Margaret Ngetha, SBN Africa Regional Manager addressing the audience. Photo Credit: GAIN/Nutrition Connect

According to a GAIN-led global diet quality study, “Most countries lack routine, current, comparable data on what people eat. Despite its direct links to health and disease, diet quality—in contrast to most other non-communicable diseases, has not been the subject of any global monitoring system.”

 The Global Diet Quality Project—a partnership between Gallup, Harvard University’s T.H. Chan School of Public Health, and GAIN, in collaboration with many global stakeholders—aims to bridge this critical gap in global diet quality monitoring by collecting data on diet quality across countries worldwide, and by providing the tools for accurate and feasible diet quality monitoring within countries.

 "In Kenya, consumption of vegetables is about 100-130 grams while the World Health Organization recommendation is 400 grams daily of fruit and vegetables. GAIN also looks at consumer awareness by helping the government develop fortification logos and messaging, and at a small scale helping businesses develop market research," stated Margaret Ngetha during the session.

sankalp particpants
Participants asking questions during the Q&A section of the GAIN knowledge session at Sankalp. Photo Credit:GAIN/Nutrition Connect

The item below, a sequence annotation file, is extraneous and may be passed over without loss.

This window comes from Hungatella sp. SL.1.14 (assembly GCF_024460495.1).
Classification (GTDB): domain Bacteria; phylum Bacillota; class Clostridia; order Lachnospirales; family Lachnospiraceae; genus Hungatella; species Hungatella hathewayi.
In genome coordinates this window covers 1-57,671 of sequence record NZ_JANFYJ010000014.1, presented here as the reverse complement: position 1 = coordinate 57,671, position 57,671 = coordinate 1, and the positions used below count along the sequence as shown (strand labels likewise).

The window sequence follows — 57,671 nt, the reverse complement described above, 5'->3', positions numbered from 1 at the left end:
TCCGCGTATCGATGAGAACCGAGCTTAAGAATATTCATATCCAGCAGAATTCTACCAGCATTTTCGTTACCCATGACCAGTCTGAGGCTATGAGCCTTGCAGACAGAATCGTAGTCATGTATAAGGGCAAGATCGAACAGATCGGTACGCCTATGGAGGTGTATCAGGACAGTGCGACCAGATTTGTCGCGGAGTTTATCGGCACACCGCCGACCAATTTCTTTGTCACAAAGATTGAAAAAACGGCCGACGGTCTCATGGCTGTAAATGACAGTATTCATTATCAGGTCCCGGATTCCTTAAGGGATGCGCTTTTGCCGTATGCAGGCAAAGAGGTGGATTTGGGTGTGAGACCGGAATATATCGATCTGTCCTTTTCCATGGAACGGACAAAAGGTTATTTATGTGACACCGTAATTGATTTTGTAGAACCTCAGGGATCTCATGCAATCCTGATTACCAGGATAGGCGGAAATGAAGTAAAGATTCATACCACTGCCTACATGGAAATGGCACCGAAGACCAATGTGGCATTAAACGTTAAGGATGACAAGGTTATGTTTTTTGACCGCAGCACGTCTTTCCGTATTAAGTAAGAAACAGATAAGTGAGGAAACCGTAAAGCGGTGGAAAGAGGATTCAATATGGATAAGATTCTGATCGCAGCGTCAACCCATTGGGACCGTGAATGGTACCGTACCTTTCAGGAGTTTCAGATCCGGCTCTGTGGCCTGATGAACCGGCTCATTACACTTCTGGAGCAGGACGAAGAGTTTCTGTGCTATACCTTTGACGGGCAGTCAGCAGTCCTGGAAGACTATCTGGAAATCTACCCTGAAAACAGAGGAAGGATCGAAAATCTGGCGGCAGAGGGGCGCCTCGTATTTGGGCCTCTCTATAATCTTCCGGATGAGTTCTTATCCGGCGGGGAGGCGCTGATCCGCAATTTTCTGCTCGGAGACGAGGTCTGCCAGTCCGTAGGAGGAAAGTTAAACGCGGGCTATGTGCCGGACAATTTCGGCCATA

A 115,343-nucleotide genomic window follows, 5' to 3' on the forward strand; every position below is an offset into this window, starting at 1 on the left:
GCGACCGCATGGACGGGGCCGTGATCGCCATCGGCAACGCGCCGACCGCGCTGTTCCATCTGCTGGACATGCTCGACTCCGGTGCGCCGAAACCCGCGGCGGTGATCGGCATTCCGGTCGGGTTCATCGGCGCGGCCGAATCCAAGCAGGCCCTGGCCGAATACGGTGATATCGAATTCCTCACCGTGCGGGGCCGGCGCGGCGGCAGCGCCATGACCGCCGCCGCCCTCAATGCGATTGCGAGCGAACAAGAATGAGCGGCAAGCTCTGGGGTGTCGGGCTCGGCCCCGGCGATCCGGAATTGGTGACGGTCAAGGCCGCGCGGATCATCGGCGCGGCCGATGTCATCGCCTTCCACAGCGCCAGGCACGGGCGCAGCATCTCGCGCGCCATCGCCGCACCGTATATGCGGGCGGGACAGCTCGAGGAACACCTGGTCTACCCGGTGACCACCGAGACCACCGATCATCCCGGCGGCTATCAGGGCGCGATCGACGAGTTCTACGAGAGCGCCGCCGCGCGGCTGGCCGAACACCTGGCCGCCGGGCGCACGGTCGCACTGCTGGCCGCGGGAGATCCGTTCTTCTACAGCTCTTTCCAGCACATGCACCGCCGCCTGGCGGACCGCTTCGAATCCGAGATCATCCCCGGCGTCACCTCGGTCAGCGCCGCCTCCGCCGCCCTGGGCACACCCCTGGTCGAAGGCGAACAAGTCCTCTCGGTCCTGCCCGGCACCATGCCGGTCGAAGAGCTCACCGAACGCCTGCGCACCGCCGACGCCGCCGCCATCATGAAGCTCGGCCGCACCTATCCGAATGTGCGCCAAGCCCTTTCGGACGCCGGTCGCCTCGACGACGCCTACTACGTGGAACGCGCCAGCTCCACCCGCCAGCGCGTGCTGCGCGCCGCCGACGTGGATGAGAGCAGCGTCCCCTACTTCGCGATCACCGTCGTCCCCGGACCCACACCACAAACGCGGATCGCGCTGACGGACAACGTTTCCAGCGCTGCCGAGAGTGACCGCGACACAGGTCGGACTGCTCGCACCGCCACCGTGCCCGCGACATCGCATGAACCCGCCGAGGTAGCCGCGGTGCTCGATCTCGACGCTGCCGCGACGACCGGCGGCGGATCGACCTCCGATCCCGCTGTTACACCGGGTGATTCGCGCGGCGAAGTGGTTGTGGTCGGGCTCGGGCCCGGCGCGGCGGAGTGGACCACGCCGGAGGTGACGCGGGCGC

The balancing act of climate change and food production 

Climate events that destroy crops and disrupt food supply chains continue exacerbating global malnutrition challenges. According to the Lancet, more than 500,000 deaths are expected in 2050 due to climate-related diet changes.

Agriculture is a key sector in Mozambique's economy, contributing to over a quarter of its GDP and employing over 80 percent of its labour force. In recent years, the high demand for Pigeon Pea from India, for instance, has seen a rapid increase in its production, providing a nutritional and financial boost to the rural economy of Mozambique.

"The effects of climate change have exposed the fragility of our food systems. In Mozambique, as a company, we found pigeon pea is a good, resilient crop that is easy for small farmers to produce. And they have a lot of benefits not only as food but also for cash for the family,” explained Celia Riberio, founder of Luteari Insumos & Servicos Agricola.

Celia Riberio
Celia Riberio, Founder, Luteari Insumos & Servicos Agricola. A member of SBN Mozambique sharing her experience. Photo Credit: GAIN/Nutrition Connect

Positive Transformation of our Food Systems

In conclusion, GAIN’s knowledge session underscored the need for sustained and new collaborations between public and private sector actors, as the crucial bridge that unifies the varied objectives of key stakeholders while ensuring the gradual yet sure and positive transformation of our food systems. Public private engagements and the best practices therefrom are  driving  investments, intentions and actions towards better nutrition for all.